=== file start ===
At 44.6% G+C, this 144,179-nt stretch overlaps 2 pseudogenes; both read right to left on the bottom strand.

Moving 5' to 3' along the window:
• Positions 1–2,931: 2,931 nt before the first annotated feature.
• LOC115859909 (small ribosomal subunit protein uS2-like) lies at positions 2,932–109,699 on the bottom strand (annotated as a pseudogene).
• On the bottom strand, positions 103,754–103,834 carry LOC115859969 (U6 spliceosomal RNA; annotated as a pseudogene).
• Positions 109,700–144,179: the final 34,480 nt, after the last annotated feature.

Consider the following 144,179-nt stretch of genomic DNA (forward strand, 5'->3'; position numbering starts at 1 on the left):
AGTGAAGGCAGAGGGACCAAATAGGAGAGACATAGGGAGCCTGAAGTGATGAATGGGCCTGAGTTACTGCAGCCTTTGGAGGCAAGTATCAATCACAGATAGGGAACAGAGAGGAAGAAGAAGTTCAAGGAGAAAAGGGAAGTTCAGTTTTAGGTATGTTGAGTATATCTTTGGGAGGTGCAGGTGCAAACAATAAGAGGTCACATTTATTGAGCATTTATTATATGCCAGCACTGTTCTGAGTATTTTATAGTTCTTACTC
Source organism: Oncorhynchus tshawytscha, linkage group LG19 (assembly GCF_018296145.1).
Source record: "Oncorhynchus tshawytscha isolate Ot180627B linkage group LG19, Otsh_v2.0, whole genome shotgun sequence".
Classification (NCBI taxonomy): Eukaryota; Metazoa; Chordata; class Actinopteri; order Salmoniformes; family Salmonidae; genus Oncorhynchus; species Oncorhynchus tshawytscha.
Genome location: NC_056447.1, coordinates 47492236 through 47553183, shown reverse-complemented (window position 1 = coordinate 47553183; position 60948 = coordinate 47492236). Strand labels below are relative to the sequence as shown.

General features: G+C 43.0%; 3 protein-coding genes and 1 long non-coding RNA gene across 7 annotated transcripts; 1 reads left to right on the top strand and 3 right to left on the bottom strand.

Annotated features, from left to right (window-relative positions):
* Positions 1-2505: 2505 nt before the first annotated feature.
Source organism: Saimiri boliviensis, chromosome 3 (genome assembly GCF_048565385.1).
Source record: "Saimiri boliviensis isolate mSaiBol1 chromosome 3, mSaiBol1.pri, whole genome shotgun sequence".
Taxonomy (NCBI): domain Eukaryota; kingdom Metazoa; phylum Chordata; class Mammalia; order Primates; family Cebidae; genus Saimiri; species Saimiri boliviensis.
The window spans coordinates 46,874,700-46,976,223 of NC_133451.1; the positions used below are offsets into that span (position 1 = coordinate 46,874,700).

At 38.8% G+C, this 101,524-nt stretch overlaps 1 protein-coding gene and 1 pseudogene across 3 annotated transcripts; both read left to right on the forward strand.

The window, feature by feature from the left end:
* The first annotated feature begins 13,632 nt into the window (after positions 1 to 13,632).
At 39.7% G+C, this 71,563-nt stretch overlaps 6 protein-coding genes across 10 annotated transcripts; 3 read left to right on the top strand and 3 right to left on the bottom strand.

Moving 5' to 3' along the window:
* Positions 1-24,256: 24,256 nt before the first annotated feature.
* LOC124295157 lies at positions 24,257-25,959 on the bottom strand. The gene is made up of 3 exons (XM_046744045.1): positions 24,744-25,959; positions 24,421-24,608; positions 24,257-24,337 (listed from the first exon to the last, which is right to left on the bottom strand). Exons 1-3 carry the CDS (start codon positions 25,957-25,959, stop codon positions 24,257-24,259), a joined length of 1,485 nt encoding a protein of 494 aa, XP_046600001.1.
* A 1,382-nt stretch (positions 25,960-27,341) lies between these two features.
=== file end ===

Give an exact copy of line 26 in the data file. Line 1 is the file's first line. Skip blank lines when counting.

* LOC124295157 lies at positions 24,257-25,959 on the bottom strand. The gene is made up of 3 exons (XM_046744045.1): positions 24,744-25,959; positions 24,421-24,608; positions 24,257-24,337 (listed from the first exon to the last, which is right to left on the bottom strand). Exons 1-3 carry the CDS (start codon positions 25,957-25,959, stop codon positions 24,257-24,259), a joined length of 1,485 nt encoding a protein of 494 aa, XP_046600001.1.